Challenges, Opportunities and Risks

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The German federal government would like to create approximately 1.5 million new apartments over the next four years. In light of this, as the largest provider of apartments with the corresponding amount of new construction activity, Vonovia is one of the focal points of the discussion. The three aspects of importance to the German government – boosting investment activity, reviving social housing construction and support in the form of balanced tenancy law and social policy – present both risks and opportunities for us in providing affordable housing.

Construction costs have risen sharply, firstly due to new and stricter legal regulations for new construction, such as the energy saving ordinance (EnEV) and rising quality and accessibility demands and, secondly, higher taxes and fees. If these costs continue to rise, it will be more difficult for Vonovia to provide affordable new housing.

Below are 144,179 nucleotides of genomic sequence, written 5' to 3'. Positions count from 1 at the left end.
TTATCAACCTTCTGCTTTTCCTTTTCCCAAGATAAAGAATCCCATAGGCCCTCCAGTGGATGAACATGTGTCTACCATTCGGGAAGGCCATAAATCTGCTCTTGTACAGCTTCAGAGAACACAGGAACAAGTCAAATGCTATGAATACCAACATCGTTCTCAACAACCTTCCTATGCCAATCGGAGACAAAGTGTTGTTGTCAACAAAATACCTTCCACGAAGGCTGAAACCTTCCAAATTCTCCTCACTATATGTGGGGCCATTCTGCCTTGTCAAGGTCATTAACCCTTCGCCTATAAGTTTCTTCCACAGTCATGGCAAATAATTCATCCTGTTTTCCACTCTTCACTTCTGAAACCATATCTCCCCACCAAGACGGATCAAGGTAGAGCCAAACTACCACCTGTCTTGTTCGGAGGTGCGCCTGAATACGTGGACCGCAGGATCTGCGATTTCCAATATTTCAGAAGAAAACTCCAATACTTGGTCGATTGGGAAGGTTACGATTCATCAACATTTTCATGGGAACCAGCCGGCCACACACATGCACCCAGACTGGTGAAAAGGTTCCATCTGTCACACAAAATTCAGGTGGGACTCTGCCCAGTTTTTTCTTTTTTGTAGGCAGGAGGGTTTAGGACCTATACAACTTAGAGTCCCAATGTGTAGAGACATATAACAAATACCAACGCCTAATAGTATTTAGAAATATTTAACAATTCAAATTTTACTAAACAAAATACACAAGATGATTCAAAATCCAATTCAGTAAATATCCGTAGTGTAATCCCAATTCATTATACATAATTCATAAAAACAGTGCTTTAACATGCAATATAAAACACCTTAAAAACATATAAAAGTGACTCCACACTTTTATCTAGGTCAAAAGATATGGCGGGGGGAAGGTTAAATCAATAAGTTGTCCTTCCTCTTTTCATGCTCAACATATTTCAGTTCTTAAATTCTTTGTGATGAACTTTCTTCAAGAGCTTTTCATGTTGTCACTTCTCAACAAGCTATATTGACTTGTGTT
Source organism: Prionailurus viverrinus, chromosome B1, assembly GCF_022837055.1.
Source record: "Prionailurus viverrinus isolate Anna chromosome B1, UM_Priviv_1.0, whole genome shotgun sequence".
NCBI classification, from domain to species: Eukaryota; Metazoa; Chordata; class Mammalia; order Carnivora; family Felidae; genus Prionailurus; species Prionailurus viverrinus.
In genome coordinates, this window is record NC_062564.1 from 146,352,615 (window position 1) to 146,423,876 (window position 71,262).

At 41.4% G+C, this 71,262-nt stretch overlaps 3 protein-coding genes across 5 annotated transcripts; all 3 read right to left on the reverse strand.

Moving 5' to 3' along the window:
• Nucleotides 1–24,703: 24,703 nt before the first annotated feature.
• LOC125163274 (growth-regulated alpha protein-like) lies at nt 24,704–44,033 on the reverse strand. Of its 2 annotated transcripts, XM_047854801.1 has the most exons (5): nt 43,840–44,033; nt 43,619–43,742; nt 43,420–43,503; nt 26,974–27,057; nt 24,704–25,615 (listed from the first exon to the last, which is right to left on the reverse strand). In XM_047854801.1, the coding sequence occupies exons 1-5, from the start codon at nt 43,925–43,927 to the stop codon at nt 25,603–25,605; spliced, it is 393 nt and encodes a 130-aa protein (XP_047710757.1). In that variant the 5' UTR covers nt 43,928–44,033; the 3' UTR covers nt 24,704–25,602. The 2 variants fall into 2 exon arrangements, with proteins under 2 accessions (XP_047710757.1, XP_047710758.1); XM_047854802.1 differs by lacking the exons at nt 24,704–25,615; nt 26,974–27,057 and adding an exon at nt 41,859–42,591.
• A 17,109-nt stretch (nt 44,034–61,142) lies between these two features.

Long approval times are also posing a challenge. According to current studies, the construction of an apartment building takes around four years from project planning to completion. With our modular construction approach, we could speed this process up considerably and create the desperately needed housing fast.

Tenancy law also has a considerable impact on our business. Over-regulation in the area of tenancy law carries the potential risk of lowering incentives to create new housing and renovate existing housing. One effect of this is a reduction in fluctuation caused by elderly tenants moving from a large non-accessible apartment to a small accessible apartment, thus making room for families. A regulated rental market also creates reliability, thus providing opportunities and development possibilities.

We fundamentally believe that we are on the right track with our serial/modular construction approach. It allows us to take advantage of space potential in existing real estate and to create housing in areas where people want to live. As a pioneer in cost-effective construction, we have the opportunity to increase the popularity of new construction and densification, even in high-influx cities.